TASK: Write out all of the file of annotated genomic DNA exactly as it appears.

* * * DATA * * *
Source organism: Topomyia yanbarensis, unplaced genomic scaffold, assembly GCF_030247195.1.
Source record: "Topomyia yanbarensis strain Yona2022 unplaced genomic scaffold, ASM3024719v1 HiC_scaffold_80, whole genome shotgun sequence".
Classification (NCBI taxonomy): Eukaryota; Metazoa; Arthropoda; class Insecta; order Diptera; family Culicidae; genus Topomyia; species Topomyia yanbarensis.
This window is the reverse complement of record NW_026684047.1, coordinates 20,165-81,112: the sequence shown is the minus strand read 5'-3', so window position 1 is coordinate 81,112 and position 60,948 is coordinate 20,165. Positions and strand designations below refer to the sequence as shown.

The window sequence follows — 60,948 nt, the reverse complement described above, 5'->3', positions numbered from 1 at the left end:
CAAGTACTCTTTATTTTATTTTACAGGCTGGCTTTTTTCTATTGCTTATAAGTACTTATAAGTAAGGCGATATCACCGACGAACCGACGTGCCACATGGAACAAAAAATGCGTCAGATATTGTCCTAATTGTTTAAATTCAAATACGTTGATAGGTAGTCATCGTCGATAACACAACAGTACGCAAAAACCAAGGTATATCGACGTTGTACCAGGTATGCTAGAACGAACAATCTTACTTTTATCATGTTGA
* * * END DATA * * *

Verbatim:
Source organism: Topomyia yanbarensis, unplaced genomic scaffold, assembly GCF_030247195.1.
Source record: "Topomyia yanbarensis strain Yona2022 unplaced genomic scaffold, ASM3024719v1 HiC_scaffold_80, whole genome shotgun sequence".
Classification (NCBI taxonomy): Eukaryota; Metazoa; Arthropoda; class Insecta; order Diptera; family Culicidae; genus Topomyia; species Topomyia yanbarensis.
This window is the reverse complement of record NW_026684047.1, coordinates 20,165-81,112: the sequence shown is the minus strand read 5'-3', so window position 1 is coordinate 81,112 and position 60,948 is coordinate 20,165. Positions and strand designations below refer to the sequence as shown.

The window sequence follows — 60,948 nt, the reverse complement described above, 5'->3', positions numbered from 1 at the left end:
CAAGTACTCTTTATTTTATTTTACAGGCTGGCTTTTTTCTATTGCTTATAAGTACTTATAAGTAAGGCGATATCACCGACGAACCGACGTGCCACATGGAACAAAAAATGCGTCAGATATTGTCCTAATTGTTTAAATTCAAATACGTTGATAGGTAGTCATCGTCGATAACACAACAGTACGCAAAAACCAAGGTATATCGACGTTGTACCAGGTATGCTAGAACGAACAATCTTACTTTTATCATGTTGA